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It's elementary

It's been a dreadful year for movies but one thing about Hollywood is, much like Vanessa Williams, they do tend to save their best for last. And by "best" I mean "somewhat watchable.

It's been a dreadful year for movies but one thing about Hollywood is, much like Vanessa Williams, they do tend to save their best for last. And by "best" I mean "somewhat watchable."

Sherlock Holmes: A Game of Shadows opens this Friday at both the Whistler Village 8 and the Garibaldi 5 in Squamish. Robert Downey Jr. is back in the title role and this time he's up against criminal mastermind Professor Moriarty, who may or may not be on a cross-European murdering spree, with explosions.

Director Guy Ritchie (Swept Away, Snatch) brings lots of his usual visual theatrics (and explosions) to 1891 England and Holmes is every bit as much an action hero as a cerebral one, but at least this Holmes packs more intellectual punch than the last flick and the scenes between Sherlock and Moriarity (played by Jared Harris) are pretty tense and good. Plus, did I mention there are lots of Victorian-era explosions? There are.

Another sequel dropping Friday in both Squamish and Whistler is Mission Impossible: Ghost Protocol. Animated feature director Brad Bird (Ratatouille, The Incredibles) steps in to direct this fourth installment but action movies are so cartoony these days that it actually works out pretty good. Having JJ Abrams (Lost, Super 8) on the writing and production team doesn't hurt either.

Tom Cruise is back as Ethan Hunt and this time around he and his Impossible team (Jeremy Renner, Simon Pegg and tough-girl Paula Patton) are forced to "go dark" in order to clear their agency's name after being set up in a massive explosion that takes out the Kremlin. As an action flick Ghost Protocol performs surprisingly well—it's fast-paced, full of spectacle and all in all better than you'd expect. The end still fizzles a bit though and at two hours and 12 minutes , it's way too long.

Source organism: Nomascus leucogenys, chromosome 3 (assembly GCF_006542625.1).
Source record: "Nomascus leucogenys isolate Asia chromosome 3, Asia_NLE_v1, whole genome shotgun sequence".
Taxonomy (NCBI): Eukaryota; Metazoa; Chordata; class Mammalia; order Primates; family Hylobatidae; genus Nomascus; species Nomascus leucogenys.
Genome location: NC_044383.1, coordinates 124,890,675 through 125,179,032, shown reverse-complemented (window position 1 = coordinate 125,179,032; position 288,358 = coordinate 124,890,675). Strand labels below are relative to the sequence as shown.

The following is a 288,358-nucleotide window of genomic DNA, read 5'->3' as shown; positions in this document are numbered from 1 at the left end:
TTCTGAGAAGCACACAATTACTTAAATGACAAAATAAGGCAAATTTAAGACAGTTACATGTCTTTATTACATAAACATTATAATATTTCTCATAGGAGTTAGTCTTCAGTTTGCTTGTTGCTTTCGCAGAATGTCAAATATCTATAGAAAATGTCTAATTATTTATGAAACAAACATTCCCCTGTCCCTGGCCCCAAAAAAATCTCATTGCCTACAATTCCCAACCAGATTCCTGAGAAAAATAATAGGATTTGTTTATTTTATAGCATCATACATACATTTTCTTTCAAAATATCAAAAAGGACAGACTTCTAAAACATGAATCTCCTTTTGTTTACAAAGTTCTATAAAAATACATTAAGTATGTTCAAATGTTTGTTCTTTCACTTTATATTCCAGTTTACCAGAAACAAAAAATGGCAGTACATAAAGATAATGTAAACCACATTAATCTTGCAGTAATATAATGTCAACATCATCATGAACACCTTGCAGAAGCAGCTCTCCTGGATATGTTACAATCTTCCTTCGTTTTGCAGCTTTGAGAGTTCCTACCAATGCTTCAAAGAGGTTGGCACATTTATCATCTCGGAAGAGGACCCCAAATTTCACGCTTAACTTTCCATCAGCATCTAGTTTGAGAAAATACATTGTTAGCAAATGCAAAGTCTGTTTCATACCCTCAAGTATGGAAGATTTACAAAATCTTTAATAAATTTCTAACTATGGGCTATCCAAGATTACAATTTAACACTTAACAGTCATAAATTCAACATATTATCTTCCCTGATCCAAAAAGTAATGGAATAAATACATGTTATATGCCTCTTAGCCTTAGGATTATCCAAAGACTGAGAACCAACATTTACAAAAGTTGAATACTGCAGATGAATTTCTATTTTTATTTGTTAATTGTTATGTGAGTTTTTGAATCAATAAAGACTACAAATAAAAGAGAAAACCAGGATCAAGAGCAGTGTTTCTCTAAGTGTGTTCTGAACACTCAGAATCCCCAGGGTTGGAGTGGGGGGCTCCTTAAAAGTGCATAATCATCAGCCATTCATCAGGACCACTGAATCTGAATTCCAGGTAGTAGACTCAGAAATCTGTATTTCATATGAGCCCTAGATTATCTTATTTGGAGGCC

But what do I know? I trashed both the Alvin and the Chipmunks films (especially the Squeak-quel) and yet those rodents are at it again pouncing around the screen like a high-pitched acid trip gone sour in Alvin and the Chipmunks: Chipwrecked. Granted, it's a film aimed at four-year-olds but pondering how they convinced Jason Lee and David Cross to act opposite six annoying helium-infused rats is probably the most interesting part of this puked-up-furball vacation movie. Someone should set a live trap and then drown those creatures in a bucket of water.

The download of the week is Urbanized, the third feature in the excellent design-trilogy from director Gary Hustwit. Much like he did with Helvetica and Objectified Hustwit delivers an incredibly intelligent film that looks at an aspect of our everyday lives most people don't give much thought —this time it's cities and urban design.

With over half the world's population currently living in cities Hustwit talks to some of the planet's top architects, planners, policy makers and outside-the-box thinkers. From free parking to bike lanes to public spaces to affordable housing, Urbanized investigates the challenges and triumphs that cities around the world tackle and overcome. In Bogota they prioritize pedestrian and bike traffic over cars in order to empower the less-wealthy residents. From Manhattan's High-Line Park (a shining example of industrial reclamation) to the slums of Mumbai (where the government considers one toilet per 500 residents to be adequate) Urbanized drives home that foresight, creativity and the need to push against the status quo are essential to our species survival moving forward.

Design is the most important art form of the future and all three of Hustwit's flicks are must-see.